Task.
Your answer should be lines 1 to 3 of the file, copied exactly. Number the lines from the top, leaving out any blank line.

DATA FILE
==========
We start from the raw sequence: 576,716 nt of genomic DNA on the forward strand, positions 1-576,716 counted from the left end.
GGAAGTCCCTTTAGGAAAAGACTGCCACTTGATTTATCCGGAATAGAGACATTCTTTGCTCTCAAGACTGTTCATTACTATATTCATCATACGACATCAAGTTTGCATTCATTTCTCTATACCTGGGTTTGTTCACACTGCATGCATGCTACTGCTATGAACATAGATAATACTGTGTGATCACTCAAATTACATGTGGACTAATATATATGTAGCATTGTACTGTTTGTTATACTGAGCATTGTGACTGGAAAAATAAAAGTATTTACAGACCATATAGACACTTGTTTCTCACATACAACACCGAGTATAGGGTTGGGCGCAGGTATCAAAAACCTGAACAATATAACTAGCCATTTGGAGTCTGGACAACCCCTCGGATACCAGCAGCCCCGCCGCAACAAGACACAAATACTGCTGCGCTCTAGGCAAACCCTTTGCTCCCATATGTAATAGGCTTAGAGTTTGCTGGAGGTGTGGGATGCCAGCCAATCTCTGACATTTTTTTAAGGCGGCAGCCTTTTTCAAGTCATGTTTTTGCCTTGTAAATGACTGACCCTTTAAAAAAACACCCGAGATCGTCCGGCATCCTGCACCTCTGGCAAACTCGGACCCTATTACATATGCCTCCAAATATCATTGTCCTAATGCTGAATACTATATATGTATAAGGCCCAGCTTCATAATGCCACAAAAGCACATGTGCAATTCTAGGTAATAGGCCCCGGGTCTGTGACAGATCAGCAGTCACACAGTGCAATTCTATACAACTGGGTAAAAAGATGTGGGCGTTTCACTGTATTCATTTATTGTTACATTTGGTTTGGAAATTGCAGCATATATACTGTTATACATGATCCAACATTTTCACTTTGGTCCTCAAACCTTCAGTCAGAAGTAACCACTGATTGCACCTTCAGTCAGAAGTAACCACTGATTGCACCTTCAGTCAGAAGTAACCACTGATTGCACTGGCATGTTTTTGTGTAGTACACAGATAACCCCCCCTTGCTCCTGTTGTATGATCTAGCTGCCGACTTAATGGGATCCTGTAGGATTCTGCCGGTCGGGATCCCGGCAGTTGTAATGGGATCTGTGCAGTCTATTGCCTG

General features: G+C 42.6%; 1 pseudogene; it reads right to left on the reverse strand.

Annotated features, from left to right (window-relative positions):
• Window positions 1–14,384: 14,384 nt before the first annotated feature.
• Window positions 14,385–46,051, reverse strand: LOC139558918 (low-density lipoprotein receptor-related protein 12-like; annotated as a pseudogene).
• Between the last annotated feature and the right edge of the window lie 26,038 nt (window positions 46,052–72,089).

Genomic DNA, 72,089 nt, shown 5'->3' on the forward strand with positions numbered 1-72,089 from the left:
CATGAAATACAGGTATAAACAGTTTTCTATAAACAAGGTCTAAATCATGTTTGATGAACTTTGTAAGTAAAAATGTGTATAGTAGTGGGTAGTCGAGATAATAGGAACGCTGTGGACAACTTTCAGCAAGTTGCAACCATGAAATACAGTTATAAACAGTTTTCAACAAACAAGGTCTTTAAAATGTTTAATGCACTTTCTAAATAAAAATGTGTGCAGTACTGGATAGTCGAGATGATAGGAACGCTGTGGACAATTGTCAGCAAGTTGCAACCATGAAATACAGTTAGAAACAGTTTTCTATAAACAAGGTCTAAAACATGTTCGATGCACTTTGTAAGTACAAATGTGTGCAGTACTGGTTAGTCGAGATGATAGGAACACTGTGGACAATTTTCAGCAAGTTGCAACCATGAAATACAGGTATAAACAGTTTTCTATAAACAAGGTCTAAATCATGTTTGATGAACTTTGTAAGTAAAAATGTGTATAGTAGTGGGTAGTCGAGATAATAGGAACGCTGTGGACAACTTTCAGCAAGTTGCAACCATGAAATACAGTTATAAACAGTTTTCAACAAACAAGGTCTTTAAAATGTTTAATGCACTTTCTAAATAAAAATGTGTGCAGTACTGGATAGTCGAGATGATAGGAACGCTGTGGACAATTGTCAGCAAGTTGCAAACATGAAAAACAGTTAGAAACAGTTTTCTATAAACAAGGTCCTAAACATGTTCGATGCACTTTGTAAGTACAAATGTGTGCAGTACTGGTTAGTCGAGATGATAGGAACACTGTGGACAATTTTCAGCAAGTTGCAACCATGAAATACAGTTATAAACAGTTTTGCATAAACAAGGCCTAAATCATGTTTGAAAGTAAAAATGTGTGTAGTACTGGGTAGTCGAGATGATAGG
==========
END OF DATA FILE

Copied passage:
We start from the raw sequence: 576,716 nt of genomic DNA on the forward strand, positions 1-576,716 counted from the left end.
GGAAGTCCCTTTAGGAAAAGACTGCCACTTGATTTATCCGGAATAGAGACATTCTTTGCTCTCAAGACTGTTCATTACTATATTCATCATACGACATCAAGTTTGCATTCATTTCTCTATACCTGGGTTTGTTCACACTGCATGCATGCTACTGCTATGAACATAGATAATACTGTGTGATCACTCAAATTACATGTGGACTAATATATATGTAGCATTGTACTGTTTGTTATACTGAGCATTGTGACTGGAAAAATAAAAGTATTTACAGACCATATAGACACTTGTTTCTCACATACAACACCGAGTATAGGGTTGGGCGCAGGTATCAAAAACCTGAACAATATAACTAGCCATTTGGAGTCTGGACAACCCCTCGGATACCAGCAGCCCCGCCGCAACAAGACACAAATACTGCTGCGCTCTAGGCAAACCCTTTGCTCCCATATGTAATAGGCTTAGAGTTTGCTGGAGGTGTGGGATGCCAGCCAATCTCTGACATTTTTTTAAGGCGGCAGCCTTTTTCAAGTCATGTTTTTGCCTTGTAAATGACTGACCCTTTAAAAAAACACCCGAGATCGTCCGGCATCCTGCACCTCTGGCAAACTCGGACCCTATTACATATGCCTCCAAATATCATTGTCCTAATGCTGAATACTATATATGTATAAGGCCCAGCTTCATAATGCCACAAAAGCACATGTGCAATTCTAGGTAATAGGCCCCGGGTCTGTGACAGATCAGCAGTCACACAGTGCAATTCTATACAACTGGGTAAAAAGATGTGGGCGTTTCACTGTATTCATTTATTGTTACATTTGGTTTGGAAATTGCAGCATATATACTGTTATACATGATCCAACATTTTCACTTTGGTCCTCAAACCTTCAGTCAGAAGTAACCACTGATTGCACCTTCAGTCAGAAGTAACCACTGATTGCACCTTCAGTCAGAAGTAACCACTGATTGCACTGGCATGTTTTTGTGTAGTACACAGATAACCCCCCCTTGCTCCTGTTGTATGATCTAGCTGCCGACTTAATGGGATCCTGTAGGATTCTGCCGGTCGGGATCCCGGCAGTTGTAATGGGATCTGTGCAGTCTATTGCCTG

General features: G+C 42.6%; 1 pseudogene; it reads right to left on the reverse strand.